Hailed as a feminist classic in the 1970s, this novel was banned at the time of its publication in 1890s America, where it one reviewer called it "gilded dirt". It breeched several conventions of the time being open about the possibility of adultery and the need for women to be more than the standard "angel at the hearth" figure, in thrall to the requirements of husband and children. In a time when women have a much greater measure of freedom and when equality, if not always in actuality, at least theoretically, is perfectly acceptable, it can be quite difficult to see what all the fuss was about.
Edna Pontellier is married to Leonce, a wealthy stockbroker and has two sons whom she adores. But she is bored, with her comfortable existence; she has artistic leanings and sells her drawings and paintings successfully. Robert Lebrun, one of the sons of the lady whose house they occupy in the summer, accompanies her when batheing, and is generally at hand as a companion when her husband is away in the city. An idyllic picture of ease and luxury is the setting, but then Robert goes away to work in Mexico. The summer ends and Edna and Leonce take up their city existences in a beautiful mansion in New Orleans once again. Another man, Alceè Arobin, a wealthy but dissolute young man, pursues Edna, and it is very delicately suggested, he is successful in his attentions. But Edna's secret thoughts are all about Robert and when he returns to New Orleans things come to a head. Ultimately, Edna makes a sacrifice of herself, since she cannot have the love of Robert.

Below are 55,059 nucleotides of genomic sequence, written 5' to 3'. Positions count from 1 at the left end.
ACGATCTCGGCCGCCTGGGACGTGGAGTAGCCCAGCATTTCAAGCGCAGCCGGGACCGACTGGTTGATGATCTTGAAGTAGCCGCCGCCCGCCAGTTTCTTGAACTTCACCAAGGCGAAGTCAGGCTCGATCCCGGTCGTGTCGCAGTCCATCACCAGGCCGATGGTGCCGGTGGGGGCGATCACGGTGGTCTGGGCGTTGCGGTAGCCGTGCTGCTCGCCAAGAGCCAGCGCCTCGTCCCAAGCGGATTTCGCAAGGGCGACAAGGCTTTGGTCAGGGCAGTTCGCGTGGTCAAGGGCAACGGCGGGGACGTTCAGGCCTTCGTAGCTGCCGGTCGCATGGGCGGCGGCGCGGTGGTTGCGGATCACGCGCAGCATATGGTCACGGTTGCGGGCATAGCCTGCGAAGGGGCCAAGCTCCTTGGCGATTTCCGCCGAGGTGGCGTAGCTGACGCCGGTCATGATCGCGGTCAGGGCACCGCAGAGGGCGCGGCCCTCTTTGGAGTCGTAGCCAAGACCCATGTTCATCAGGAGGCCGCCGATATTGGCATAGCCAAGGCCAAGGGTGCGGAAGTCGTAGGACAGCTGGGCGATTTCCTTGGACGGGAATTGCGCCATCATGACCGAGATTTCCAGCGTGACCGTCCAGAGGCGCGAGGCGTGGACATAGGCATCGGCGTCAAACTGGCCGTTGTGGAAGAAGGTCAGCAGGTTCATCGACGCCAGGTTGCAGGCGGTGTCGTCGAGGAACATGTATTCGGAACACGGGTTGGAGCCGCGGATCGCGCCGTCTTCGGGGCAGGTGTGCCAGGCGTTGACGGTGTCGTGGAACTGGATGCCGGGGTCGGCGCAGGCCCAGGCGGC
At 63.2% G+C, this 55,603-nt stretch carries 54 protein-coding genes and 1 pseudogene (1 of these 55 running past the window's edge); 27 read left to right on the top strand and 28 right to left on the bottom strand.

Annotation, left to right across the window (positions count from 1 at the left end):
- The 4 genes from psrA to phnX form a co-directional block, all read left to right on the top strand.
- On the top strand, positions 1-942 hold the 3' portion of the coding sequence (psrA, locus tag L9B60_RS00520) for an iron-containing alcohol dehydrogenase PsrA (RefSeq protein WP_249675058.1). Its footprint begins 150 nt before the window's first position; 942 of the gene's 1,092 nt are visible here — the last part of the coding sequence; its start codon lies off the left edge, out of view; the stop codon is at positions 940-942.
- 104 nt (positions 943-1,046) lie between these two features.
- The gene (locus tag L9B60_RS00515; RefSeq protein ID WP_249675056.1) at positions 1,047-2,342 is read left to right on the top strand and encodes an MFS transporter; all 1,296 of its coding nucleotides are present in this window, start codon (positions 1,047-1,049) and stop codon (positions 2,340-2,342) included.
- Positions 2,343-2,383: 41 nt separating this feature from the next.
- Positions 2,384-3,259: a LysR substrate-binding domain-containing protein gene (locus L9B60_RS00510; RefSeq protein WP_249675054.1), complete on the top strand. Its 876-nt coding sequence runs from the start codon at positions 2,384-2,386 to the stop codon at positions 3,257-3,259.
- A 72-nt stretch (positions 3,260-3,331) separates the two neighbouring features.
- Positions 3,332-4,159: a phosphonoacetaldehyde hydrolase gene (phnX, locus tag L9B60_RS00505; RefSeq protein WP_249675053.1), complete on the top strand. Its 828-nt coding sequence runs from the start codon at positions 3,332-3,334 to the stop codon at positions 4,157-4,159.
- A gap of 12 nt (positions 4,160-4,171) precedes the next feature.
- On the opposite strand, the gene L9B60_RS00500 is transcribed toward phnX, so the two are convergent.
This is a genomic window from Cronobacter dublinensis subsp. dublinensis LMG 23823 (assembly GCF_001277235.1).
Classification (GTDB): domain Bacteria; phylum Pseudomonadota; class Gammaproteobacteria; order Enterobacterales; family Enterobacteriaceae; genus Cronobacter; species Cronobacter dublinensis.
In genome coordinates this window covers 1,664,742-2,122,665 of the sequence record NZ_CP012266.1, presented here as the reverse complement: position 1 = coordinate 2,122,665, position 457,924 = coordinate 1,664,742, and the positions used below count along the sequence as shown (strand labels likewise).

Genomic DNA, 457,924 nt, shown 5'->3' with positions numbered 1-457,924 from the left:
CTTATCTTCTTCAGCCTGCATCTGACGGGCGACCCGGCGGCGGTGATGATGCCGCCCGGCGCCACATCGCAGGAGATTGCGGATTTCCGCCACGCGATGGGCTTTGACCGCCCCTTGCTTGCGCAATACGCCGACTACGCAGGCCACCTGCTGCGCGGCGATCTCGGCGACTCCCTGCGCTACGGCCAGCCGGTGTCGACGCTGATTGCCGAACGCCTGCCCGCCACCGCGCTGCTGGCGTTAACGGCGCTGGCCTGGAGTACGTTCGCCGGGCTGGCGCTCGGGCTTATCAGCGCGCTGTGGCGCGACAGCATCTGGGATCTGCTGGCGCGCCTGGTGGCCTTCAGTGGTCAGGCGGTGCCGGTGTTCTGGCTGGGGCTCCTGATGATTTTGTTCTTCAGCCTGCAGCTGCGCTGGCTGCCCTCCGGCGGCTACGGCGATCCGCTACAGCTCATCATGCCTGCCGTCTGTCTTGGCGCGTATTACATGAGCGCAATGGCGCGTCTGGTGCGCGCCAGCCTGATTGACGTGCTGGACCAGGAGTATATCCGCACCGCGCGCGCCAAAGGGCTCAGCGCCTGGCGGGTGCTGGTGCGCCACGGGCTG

This book is a very easy read, there being no polemic or feminist philosophy beyond that suggested by events. It cannot, of course, in the time of East Enders - not to mention the soft porn industry - have the impact it had at its first publication, but it is also quite easy to see how it offended the great and the good. Imagine! A woman wants more than husband and children! Outrageous!